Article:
Aron Telegdi- Csetri: This project has a long history and was in discussion for two years before it started. The CASTLE project is a research project that examines children’s status, situation and rights in the context of non-EU countries when there is parental migration to EU countries. Distance migrated are greater for non-EU citizens, and difficulties are linked to legal, economic and geographic factors. The project seeks to empower transnational families to stand up for their rights, and we want them to learn from this exercise and share their experiences with other transnational families. Integrating transnational family perspectives in all policies that affect them is paramount, and that is a key objective of the project.  We have seen that transnational families do not usually trust authorities and are often outside institutional monitoring. We view state institutions as partners under this action and aim to address this trust deficit. Through CASTLE, we ask questions and invite the very people who are experts through their lived experiences, i.e., transnational families, and engage them through participatory research to feedback on the methodology. The project is an action project, and thus we aim to translate research into action, which involves policy actions and direct training provisions for transnational families and policymakers.

MPF: We understand that the preliminary research on transnational families in Moldova and Ukraine has been completed and that an opening report conference was held in the first week of June 2022. Can you give us some insights that came out of this research?

Viorela Telegdi­- Csetri: There are many interesting findings. First, families encounter psychosocial problems, which should be viewed as dysfunctionalities. This is attributed to the deficit of belonging felt by children staying behind. Communication has been another key finding. We examined the functionality of communication, the availability of parents and the communication of children who are autonomous agents themselves. We have observed that the absence of parents can extend into temporal suspension, and virtual communication is not sufficient on its own. A key policy recommendation in this area would be to enhance transnational families' technology and communication capabilities. Another would be encouraging and facilitating regular physical meetings, potentially making them mandatory. Therefore, we recommend that employers make provisions for short holidays and travel for their foreign workers, potentially through vouchers, so parents do not attempt to save money but spend it on travel since they are inclined to save as much as possible. Based on our research findings, we also suggest accommodation vouchers since most parents abroad do not live in housing that can accommodate their families as many cohabitate with others. We also found that families are reluctant to report their departure and to delegate legal guardianship to the other parent or caregiver, which makes institutional monitoring difficult. Therefore, we recommend the creation of a so-called hybrid legal co-guardianship, whereby the migrant parent maintains full authority and responsibility towards the child through means of long-distance communication with the child, the caregiver and institutions, in partnership with the stayer caregiver who remains physically present with the child. “Transnational families have insufficient unawareness of one another, so a recommendation is to create an online group for children staying behind moderated by psychosocial professionals to avoid deviations (e.g. online bullying). For example, when asked what they wanted, one child respondent said they needed to speak to their peers more as a means to share their experiences.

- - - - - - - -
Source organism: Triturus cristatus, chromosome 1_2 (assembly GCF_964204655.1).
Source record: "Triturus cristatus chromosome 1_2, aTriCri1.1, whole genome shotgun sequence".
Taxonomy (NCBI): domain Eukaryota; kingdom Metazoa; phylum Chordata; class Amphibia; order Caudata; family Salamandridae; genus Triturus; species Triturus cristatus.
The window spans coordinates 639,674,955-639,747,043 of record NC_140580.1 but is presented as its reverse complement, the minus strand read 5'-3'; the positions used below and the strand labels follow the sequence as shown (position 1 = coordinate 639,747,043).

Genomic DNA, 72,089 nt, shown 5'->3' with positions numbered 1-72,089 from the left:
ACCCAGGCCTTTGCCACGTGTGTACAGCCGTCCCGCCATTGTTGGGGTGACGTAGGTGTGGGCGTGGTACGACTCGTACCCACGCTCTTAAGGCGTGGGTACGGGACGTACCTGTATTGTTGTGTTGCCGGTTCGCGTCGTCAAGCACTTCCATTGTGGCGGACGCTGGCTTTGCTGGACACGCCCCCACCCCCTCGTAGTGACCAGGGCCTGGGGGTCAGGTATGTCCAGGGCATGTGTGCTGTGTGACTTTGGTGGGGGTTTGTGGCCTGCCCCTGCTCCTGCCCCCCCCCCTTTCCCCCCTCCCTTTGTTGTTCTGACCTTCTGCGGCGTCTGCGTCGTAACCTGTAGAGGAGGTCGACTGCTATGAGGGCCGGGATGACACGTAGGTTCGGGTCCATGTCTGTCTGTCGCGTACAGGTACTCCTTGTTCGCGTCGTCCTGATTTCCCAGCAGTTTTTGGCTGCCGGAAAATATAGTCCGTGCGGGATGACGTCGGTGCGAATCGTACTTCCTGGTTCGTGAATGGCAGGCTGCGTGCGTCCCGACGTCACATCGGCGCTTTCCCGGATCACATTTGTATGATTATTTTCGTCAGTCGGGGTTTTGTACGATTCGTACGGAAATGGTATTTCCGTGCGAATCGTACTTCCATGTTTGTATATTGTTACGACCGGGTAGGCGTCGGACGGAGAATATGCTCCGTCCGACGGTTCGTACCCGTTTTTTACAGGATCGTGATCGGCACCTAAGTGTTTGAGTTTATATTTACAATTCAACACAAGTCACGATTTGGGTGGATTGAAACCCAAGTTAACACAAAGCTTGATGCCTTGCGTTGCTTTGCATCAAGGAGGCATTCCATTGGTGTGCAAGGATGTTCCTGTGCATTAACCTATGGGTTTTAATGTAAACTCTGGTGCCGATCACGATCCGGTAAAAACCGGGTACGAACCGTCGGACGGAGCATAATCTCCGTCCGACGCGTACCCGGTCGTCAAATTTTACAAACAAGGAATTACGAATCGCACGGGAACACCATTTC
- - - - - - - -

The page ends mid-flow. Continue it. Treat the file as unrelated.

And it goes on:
MPF:  In the context of the project, a Research Centre for the Study of Transnational Families has been established at the Babes-Bolyai University in Romania. Can you elaborate on the Centre's aims, objectives and research agenda in addition to how it can address the challenges confronted by transnational families and children staying/left behind?

Viorela Telegdi- Csetri: First, I want to emphasise one of the main objectives of the Centre is to serve as a hub for policy research and networking on the transnational families’ phenomenon in the South-Eastern-European, Eastern European and Pan-European space as well as globally. It aims to be a hub for policy change and for serving transnational families as beneficiaries that are a functional category of families with their own specificities and rights entitlements. The Centre aims to look systematically at the governance of transnational families from a multidisciplinary perspective. Beyond research, the Centre seeks to become a support platform for rights advocacy and information provision of transnational families and their members, including children remaining in their country of origin, mobile caregivers, elderly, sick people, and minorities of various kinds.

MPF: Thank you for speaking with us and sharing your amazing insights.

For more information on the project, click here.